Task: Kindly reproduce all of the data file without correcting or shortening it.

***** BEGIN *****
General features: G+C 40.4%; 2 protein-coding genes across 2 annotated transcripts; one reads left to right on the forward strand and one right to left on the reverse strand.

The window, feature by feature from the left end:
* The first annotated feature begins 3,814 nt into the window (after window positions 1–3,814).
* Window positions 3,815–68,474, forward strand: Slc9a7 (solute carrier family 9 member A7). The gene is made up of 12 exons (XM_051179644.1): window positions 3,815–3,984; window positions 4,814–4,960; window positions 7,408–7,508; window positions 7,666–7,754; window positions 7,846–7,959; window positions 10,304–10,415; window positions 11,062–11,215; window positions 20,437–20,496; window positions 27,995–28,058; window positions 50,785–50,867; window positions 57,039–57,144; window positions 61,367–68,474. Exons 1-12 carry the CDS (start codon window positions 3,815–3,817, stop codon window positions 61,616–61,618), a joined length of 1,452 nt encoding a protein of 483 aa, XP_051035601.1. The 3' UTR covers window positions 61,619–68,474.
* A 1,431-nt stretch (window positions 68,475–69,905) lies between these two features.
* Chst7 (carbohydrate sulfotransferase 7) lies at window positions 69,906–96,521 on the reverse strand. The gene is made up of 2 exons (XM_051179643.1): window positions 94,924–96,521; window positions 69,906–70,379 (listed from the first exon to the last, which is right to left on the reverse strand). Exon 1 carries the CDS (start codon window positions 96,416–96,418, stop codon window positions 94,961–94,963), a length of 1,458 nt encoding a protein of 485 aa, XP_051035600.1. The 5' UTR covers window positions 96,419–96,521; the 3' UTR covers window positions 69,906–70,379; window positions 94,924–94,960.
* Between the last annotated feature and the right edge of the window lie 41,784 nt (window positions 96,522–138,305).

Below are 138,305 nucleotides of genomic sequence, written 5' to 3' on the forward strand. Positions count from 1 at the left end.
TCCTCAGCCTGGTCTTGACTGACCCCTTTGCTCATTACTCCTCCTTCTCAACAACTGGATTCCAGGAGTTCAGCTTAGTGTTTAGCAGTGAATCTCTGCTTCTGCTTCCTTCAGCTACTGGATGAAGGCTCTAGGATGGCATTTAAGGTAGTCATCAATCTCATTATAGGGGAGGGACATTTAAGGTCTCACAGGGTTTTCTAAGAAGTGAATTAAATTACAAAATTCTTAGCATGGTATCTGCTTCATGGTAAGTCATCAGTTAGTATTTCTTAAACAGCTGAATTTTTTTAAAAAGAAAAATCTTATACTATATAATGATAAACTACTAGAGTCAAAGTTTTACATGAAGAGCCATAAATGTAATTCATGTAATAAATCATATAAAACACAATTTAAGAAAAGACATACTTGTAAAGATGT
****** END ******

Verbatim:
General features: G+C 40.4%; 2 protein-coding genes across 2 annotated transcripts; one reads left to right on the forward strand and one right to left on the reverse strand.

The window, feature by feature from the left end:
* The first annotated feature begins 3,814 nt into the window (after window positions 1–3,814).
* Window positions 3,815–68,474, forward strand: Slc9a7 (solute carrier family 9 member A7). The gene is made up of 12 exons (XM_051179644.1): window positions 3,815–3,984; window positions 4,814–4,960; window positions 7,408–7,508; window positions 7,666–7,754; window positions 7,846–7,959; window positions 10,304–10,415; window positions 11,062–11,215; window positions 20,437–20,496; window positions 27,995–28,058; window positions 50,785–50,867; window positions 57,039–57,144; window positions 61,367–68,474. Exons 1-12 carry the CDS (start codon window positions 3,815–3,817, stop codon window positions 61,616–61,618), a joined length of 1,452 nt encoding a protein of 483 aa, XP_051035601.1. The 3' UTR covers window positions 61,619–68,474.
* A 1,431-nt stretch (window positions 68,475–69,905) lies between these two features.
* Chst7 (carbohydrate sulfotransferase 7) lies at window positions 69,906–96,521 on the reverse strand. The gene is made up of 2 exons (XM_051179643.1): window positions 94,924–96,521; window positions 69,906–70,379 (listed from the first exon to the last, which is right to left on the reverse strand). Exon 1 carries the CDS (start codon window positions 96,416–96,418, stop codon window positions 94,961–94,963), a length of 1,458 nt encoding a protein of 485 aa, XP_051035600.1. The 5' UTR covers window positions 96,419–96,521; the 3' UTR covers window positions 69,906–70,379; window positions 94,924–94,960.
* Between the last annotated feature and the right edge of the window lie 41,784 nt (window positions 96,522–138,305).

Below are 138,305 nucleotides of genomic sequence, written 5' to 3' on the forward strand. Positions count from 1 at the left end.
TCCTCAGCCTGGTCTTGACTGACCCCTTTGCTCATTACTCCTCCTTCTCAACAACTGGATTCCAGGAGTTCAGCTTAGTGTTTAGCAGTGAATCTCTGCTTCTGCTTCCTTCAGCTACTGGATGAAGGCTCTAGGATGGCATTTAAGGTAGTCATCAATCTCATTATAGGGGAGGGACATTTAAGGTCTCACAGGGTTTTCTAAGAAGTGAATTAAATTACAAAATTCTTAGCATGGTATCTGCTTCATGGTAAGTCATCAGTTAGTATTTCTTAAACAGCTGAATTTTTTTAAAAAGAAAAATCTTATACTATATAATGATAAACTACTAGAGTCAAAGTTTTACATGAAGAGCCATAAATGTAATTCATGTAATAAATCATATAAAACACAATTTAAGAAAAGACATACTTGTAAAGATGT